Our controller features all industry standard input and output signals that are compatible with any Building Automation System (BAS) old or new. Just terminate these signals into your BAS system and program the points and you are ready to go. In addition, we will supply a custom termination board that will plug into your BAS without the need for time consuming manual terminations.
Tenants enjoy much quieter workspace free of rumbling and hissing. IAVs eliminate hot and cold spots while maintaining a constant temperature to one-tenth of one degree. As a selling feature, tenants and leasing professionals increasingly want energy-efficient and environment-friendly workspaces that already comply with impending lower carbon emission laws.
Induction are units are designed to use displacement ventilation, which can help reduce virus and pollutant contaminants. See Our Pandemic Guidance
Cost savings will differ for buildings in other U.S. locations.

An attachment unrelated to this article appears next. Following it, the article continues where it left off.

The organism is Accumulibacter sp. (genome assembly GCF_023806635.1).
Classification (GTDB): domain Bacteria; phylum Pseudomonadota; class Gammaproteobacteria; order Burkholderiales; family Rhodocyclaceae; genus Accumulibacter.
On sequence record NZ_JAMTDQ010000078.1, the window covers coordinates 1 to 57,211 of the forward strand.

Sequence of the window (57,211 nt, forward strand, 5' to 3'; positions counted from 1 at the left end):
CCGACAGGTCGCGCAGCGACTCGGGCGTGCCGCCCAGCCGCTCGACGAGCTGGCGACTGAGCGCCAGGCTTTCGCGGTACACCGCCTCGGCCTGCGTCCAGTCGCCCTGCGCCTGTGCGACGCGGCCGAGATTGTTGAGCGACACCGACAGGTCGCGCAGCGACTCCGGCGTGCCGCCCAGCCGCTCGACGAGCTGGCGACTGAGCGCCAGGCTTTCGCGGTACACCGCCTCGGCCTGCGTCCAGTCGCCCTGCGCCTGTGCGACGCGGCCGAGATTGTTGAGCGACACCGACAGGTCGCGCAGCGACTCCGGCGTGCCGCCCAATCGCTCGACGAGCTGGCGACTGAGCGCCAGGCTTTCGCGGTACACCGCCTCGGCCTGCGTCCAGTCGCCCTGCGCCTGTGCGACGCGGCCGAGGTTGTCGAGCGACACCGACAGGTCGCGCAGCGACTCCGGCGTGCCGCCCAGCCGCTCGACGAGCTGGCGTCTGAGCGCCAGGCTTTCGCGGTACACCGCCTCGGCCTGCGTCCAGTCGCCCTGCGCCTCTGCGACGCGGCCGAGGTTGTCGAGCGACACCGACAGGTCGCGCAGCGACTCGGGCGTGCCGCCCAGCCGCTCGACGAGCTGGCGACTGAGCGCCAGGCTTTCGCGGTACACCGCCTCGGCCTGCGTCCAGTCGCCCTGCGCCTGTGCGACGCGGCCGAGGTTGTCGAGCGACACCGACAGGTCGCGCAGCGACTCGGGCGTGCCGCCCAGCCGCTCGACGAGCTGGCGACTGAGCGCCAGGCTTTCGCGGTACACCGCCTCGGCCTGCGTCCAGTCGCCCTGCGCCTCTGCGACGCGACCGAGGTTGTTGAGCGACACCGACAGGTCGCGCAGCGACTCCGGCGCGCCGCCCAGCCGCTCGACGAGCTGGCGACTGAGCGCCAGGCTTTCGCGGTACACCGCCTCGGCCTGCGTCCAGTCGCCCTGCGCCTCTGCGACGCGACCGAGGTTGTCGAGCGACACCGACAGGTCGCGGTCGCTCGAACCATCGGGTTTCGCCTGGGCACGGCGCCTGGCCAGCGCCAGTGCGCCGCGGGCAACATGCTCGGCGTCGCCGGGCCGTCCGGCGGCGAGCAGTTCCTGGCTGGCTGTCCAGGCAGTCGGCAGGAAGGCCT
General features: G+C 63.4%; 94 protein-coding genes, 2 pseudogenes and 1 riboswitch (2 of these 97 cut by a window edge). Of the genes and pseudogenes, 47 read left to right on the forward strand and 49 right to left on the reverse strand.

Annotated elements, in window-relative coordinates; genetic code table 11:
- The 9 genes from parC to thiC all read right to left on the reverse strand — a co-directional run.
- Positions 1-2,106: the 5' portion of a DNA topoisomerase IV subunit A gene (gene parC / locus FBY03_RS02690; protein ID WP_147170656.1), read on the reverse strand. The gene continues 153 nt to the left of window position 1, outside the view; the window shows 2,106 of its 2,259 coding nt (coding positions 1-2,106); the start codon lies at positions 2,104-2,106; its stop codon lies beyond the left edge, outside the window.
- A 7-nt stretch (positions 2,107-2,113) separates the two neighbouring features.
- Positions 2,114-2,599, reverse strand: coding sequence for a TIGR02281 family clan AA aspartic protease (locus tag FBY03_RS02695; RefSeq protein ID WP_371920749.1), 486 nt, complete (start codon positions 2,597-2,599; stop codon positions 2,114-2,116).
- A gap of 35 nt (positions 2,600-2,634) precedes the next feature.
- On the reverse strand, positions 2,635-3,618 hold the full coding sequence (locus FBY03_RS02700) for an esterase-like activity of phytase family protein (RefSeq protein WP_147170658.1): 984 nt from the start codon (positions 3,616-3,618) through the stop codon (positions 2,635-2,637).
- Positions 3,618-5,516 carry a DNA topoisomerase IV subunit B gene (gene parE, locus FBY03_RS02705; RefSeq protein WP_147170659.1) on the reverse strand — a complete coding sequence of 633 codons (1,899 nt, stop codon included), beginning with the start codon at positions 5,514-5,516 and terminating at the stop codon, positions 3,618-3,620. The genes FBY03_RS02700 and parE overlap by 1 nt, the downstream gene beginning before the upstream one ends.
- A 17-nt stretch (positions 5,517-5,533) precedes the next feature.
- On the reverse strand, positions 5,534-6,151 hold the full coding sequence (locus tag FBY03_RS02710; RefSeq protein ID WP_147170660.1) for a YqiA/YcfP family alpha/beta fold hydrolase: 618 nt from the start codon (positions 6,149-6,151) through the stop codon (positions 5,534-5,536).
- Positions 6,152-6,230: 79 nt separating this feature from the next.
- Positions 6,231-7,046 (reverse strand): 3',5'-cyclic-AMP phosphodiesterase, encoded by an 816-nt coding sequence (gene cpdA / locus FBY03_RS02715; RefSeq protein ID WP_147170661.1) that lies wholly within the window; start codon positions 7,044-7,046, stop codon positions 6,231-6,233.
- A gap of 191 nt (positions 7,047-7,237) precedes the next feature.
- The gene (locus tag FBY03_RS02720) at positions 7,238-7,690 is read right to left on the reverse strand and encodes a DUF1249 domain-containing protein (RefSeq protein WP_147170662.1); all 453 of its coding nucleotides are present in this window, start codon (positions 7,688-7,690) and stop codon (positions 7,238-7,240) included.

Installing IAV valves makes fiscal sense for buildings operating constant volume perimeter induction systems. The outlay investment for the biggest buildings is quickly repaid in less than three years, and for some in little over one year.
This example is for a 1.3M sq. ft. building in New York City using 1,000 IAVs and 350 IAV Controllers
|Costs for equipment and installation||$790,000|
|ConEdison HVAC energy efficiency rebate||-$242,601|
|Actual installation cost less rebate||$547,399*|
|Annual Out of-Pocket Savings|
|808,669 kWh savings@$0.22||$177,907|
|Summer cooling savings||$22,205|
|Annual Energy Savings||$541,603|
|$541,603||annual energy savings.|
|1.01||years to recoup installation investment.|
|$161,575||annual savings for compliance with Local Law 97 carbon emissions, beginning in 2024. Over five years, this adds up to a $807,875 savings.|
Yes, converting constant air volume perimeter air induction units to VAV will significantly decrease energy use and subsequent carbon emissions. In addition to operating cost savings, when Local Law 97 goes into effect in 2024, buildings with carbon emissions exceeding 10% or more will receive steep fines.
Starting in October 2020, Local Law 95 goes into effect requiring buildings larger than 25,000 sq. ft. to prominently display its energy grade at the entrance. As tenants demand healthy workplaces, buildings with A and B energy efficiency ratings will be more attractive.